Everyone knows you use OPM (other people's money) to finance film projects, but sometimes you've got to dig into your own pocket, and that's just what Ed Harris did, along with producers Peter M. Brandt and Joseph Allen, to get "Pollock" made.
With a budget of $6 million, Harris said, "I don't even want to talk about how much money I've put into this picture." After reading "Jackson Pollock: An American Saga" by Steven Naifeh and Gregory White Smith, Harris became obsessed with the self-destructive art icon.
"I saw a photo of Pollock and realized how much we looked alike," said Harris, who became so like "Pollock" he actually learned his drip-painting technique and has friends and family clamoring for his paintings.
"It was a tough shoot," said Jeffrey Tambor, who plays Clement Greenberg, the art critic-mentor that finally abandons Pollock for another protege. "We were sweltering in Brooklyn on a tight budget and long hours, but it was worth it."
The Sony Pictures Classics film will be in limited release beginning Feb. 16 and wider release later this month. Will Harris make back his money? "Only if he gets an Oscar nomination," said Robert Buxbaum of Reel Source Inc., "then it might do some business."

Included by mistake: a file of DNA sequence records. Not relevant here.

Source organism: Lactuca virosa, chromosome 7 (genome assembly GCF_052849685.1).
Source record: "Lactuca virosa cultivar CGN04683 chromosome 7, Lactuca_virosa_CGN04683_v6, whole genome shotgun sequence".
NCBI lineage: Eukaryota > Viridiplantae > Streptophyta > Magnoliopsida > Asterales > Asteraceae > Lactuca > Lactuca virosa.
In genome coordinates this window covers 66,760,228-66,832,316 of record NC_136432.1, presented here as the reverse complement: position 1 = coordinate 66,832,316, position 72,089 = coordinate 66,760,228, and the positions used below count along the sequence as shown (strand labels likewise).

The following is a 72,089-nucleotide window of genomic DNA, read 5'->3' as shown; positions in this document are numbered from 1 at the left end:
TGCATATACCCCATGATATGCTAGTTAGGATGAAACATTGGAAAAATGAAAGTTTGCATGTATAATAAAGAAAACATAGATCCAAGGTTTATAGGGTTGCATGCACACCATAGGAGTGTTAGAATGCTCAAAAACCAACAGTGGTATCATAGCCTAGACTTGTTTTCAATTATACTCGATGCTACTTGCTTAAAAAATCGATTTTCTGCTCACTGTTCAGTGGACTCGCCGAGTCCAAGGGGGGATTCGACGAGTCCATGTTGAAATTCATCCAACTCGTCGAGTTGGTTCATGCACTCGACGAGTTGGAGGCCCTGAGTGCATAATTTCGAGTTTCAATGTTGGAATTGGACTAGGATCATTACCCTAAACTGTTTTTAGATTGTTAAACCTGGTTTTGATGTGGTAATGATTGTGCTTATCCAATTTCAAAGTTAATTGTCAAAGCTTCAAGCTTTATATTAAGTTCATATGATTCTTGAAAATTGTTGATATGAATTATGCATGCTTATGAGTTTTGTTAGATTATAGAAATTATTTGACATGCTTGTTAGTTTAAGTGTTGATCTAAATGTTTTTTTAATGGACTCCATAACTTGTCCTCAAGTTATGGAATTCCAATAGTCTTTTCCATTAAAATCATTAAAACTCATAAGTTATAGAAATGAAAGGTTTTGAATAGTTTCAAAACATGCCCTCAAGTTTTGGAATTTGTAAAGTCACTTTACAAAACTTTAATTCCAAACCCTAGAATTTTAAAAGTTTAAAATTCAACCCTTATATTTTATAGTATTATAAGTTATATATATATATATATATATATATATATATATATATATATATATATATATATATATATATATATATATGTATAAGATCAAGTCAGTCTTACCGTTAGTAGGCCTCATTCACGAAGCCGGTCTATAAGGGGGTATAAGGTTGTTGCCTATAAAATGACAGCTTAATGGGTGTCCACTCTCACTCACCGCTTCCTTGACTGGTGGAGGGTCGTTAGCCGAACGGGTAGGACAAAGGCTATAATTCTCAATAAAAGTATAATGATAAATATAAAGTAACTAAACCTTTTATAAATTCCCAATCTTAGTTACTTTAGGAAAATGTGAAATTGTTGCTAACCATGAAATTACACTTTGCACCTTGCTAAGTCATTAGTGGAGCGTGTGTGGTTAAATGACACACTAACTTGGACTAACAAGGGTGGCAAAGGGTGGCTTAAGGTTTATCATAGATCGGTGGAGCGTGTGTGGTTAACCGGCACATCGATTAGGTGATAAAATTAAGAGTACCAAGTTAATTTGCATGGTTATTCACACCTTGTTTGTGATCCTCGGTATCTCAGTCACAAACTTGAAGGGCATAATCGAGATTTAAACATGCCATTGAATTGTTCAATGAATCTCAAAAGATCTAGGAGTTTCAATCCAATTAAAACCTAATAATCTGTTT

With the traditional arrangement of the studio paying 50 percent of the budget, Harris and his partners will still have a $3 million investment that they may never get back.
Nor will Harris be digging in his own pocket anytime soon, since his next jobs are "A Beautiful Mind" for DreamWorks SKG and "The Hours" for Paramount/Miramax.
The producers of "Left Behind," a Christian-friendly film that went into wide theatrical release Feb. 2, have yet to take out any major ads in the Hollywood trade papers to promote it.
Cloud Ten Pictures and Namesake Entertainment also did a complete reversal of the usual marketing procedure by releasing it initially as a video on Oct. 31, 2000. At a suggested retail price of $29.95, which included two discounted tickets to the movie, the video sold 1.4 million copies and helped raise the $17 million needed for a theatrical release.
The film was released into 1,000 theaters, and most of the showings were promoted by local businesses and organizations, enabling the producers to avoid shouldering marketing expenses. The film is based on eight works of fundamentalist fiction by Jerry Jenkins and retired Baptist minister Tim LeHaye. The books have sold a staggering 30 million copies, and three are currently New York Times best sellers.
Former teen heartthrob Kirk Cameron, star of the TV sitcom "Growing Pains," and his real-life wife and "Growing Pains" co-star, Chelsea Noble, devout Christians in real life, play new believers struggling with the implications of worldwide upheaval.
Contributing reporter Anita Talbert can be reached via e-mail at email@example.com.
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